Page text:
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Wet Rhubarb in my Small Kitchen Garden

This photo has nothing to do with rhubarb. My neighbor’s magnolia blossoms were dramatic a few days ago, and I shot this photo looking west across the fields in front of our houses. Magnolia blossoms are among my favorites, and I wanted to dress up this blog post… so please enjoy.

It seems as though every article I post these days is about how wet is my small kitchen garden. This one has to do with how wet is my rhubarb. Variety is the spice of life!

My History with Rhubarb

My dad managed about five rhubarb plants in a back corner of our yard. I ate rhubarb only as sauce; can’t remember my mom ever preparing it another way. When finally I had space for my own kitchen garden, I bought several rhubarb plants from a local nursery and planted a tidy row near my planting bed.

For a few years, I had a modest rhubarb harvest each spring, but rarely enough for more than a pot or two of sauce—and maybe some rhubarb pies. Then we had rain.

I joked often that spring that if you weren’t playing golf in the rain, you weren’t playing golf. We had enough dry days to plant a vegetable garden, but I discovered that the rhubarb patch was in a low spot; there was standing water around the plants through much of the spring and by autumn there was no sign at all of rhubarb.

In the Falkland Island war, trench foot disabled more of Great Britain’s troops than combat injuries did. Trench foot arises when your feet are cold and wet for days at a time. That’s what’s happening to my rhubarb. By April 28, a few of the rhubarb plants in my main bed had barely produced leaves; trench foot is holding them back and may eventually kill them.

When rhubarb failed to emerge in the spring, I bought new plants and committed a sliver of my main planting bed to perennials; a dramatic departure as it meant having less room for the annual vegetables. Still, the planting bed sits a few inches above its surrounds, so I expected the rhubarb to be safe in particularly wet years.

This Spring is not “Particularly Wet;” it’s Wetter

Despite the drier planting bed, I’ve had only one really healthy plant for the past many years. Other plants have struggled during wet seasons and so have never grown hearty and productive. Finally, last year I set six rhubarb plants in a new area that doesn’t hold water the way my main planting bed seems to.

Mind you, my main planting bed is usually very moist in early spring, but I’ve always been able to till in March and April. Except for this year. My perennials have been in standing water at least one day for each day they’ve been dry. Some sections of the planting bed have had puddles continuously for 20 or more days.

A full 13 days before I photographed the rhubarb with trench foot (that’s the previous photo), the residential rhubarb inspector acknowledged that plants in my new rhubarb patch (in this photo) are in great shape. Today, despite the rain, these plants are nearly ready for a first harvest. The drainage around my new rhubarb patch is a bit better than the drainage in my main planting bed.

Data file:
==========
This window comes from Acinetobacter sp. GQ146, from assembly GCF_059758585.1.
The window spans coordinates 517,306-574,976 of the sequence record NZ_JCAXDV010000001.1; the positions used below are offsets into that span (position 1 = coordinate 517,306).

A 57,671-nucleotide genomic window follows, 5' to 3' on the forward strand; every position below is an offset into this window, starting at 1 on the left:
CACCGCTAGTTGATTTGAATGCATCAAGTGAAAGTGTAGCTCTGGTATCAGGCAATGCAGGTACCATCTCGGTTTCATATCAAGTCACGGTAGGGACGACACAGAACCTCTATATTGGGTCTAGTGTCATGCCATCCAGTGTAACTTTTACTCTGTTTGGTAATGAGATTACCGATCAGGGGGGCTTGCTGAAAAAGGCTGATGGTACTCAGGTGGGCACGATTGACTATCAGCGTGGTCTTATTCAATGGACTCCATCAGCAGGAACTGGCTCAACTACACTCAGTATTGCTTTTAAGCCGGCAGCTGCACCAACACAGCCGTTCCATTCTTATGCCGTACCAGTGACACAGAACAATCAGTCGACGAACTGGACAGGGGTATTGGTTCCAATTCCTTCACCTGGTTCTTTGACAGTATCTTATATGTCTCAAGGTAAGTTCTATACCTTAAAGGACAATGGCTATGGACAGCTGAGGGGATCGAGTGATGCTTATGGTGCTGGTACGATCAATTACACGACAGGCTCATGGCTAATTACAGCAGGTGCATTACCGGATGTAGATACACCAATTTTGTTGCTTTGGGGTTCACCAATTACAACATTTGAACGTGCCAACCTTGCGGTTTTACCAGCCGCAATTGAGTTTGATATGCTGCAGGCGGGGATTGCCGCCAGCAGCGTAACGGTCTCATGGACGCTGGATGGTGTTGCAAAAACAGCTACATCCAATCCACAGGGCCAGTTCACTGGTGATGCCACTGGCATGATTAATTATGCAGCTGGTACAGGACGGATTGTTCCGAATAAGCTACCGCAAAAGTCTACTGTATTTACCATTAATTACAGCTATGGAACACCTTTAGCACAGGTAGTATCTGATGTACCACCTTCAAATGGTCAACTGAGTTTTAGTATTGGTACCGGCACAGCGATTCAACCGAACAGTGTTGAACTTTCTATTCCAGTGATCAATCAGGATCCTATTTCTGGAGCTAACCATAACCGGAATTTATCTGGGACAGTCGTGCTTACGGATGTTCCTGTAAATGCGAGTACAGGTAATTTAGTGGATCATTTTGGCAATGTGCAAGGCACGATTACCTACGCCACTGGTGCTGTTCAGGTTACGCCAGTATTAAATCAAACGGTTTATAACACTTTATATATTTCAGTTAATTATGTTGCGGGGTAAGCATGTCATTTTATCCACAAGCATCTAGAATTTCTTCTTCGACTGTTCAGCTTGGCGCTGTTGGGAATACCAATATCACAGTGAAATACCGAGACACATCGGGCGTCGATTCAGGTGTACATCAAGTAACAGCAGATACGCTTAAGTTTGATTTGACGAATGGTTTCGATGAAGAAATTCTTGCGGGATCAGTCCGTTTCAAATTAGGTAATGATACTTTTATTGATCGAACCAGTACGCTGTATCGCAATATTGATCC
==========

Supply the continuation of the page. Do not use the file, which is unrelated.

I can’t work the soil with so much moisture in it. Worse: the rhubarb is very unhappy. Of the six plants within my garden fence, I’m likely to lose two or three. That will leave me with a respectable nine plants which is double what I’ve ever had.

Remediation for my Small Kitchen Garden

The lesson, I suppose, is that every season brings its own challenges. Will it ever be wet like this again? This year’s frustration motivates me: I’ll probably take steps to reduce the agony caused by excessive spring rains.

My most obvious move is to add soil to my planting bed. The retaining wall now stands at least 4 inches above the soil so I can easily top up the bed. This will provide a buffer above spring-soaked soil in wet years, and I’ll be able to plant even when rains saturate the surrounding yard.

Actually, I won’t add soil. If I add anything it will be a mixture of sand, charcoal, and compost or mushroom soil. Then, I’ll till aggressively to mix the new stuff in with the underlying clay-heavy soil. After that, I’ll return to my minimal-disturbance approach to planting… and it’ll take way more rain than we’re having this year to keep me from planting spring vegetables

 

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4 Responses to “Wet Rhubarb in my Small Kitchen Garden”

  • But Daniel, what about just designating a lovely raised bed as your “Rhubarb Junction”? Would that be too artificial? I think the drainage would give you so much leeway – you’d have enough rhubarb for sauce and pies and many a rhubarb-based cocktail I have yet to invent. Maybe?

  • oh dear – we are having the opposite weather to you – no rain for weeks! Good luck!

  • Have you tried transplanting rather than buying new rhubarb plants? I transplanted last year and my plants were thriving. Rhubarb has a long, large root. If you miss part of the root, it will send up shoots and you’ll have another plant.

  • james:

    I grow rhubarb in old tyres. stack them about 3 high and fill with topsoil. (not potting mix)natural drainage and belt them along with blood and bone and citrus food.Every year you divide them and if you cut any flower off you have year round rhubarb and lots of new plants.

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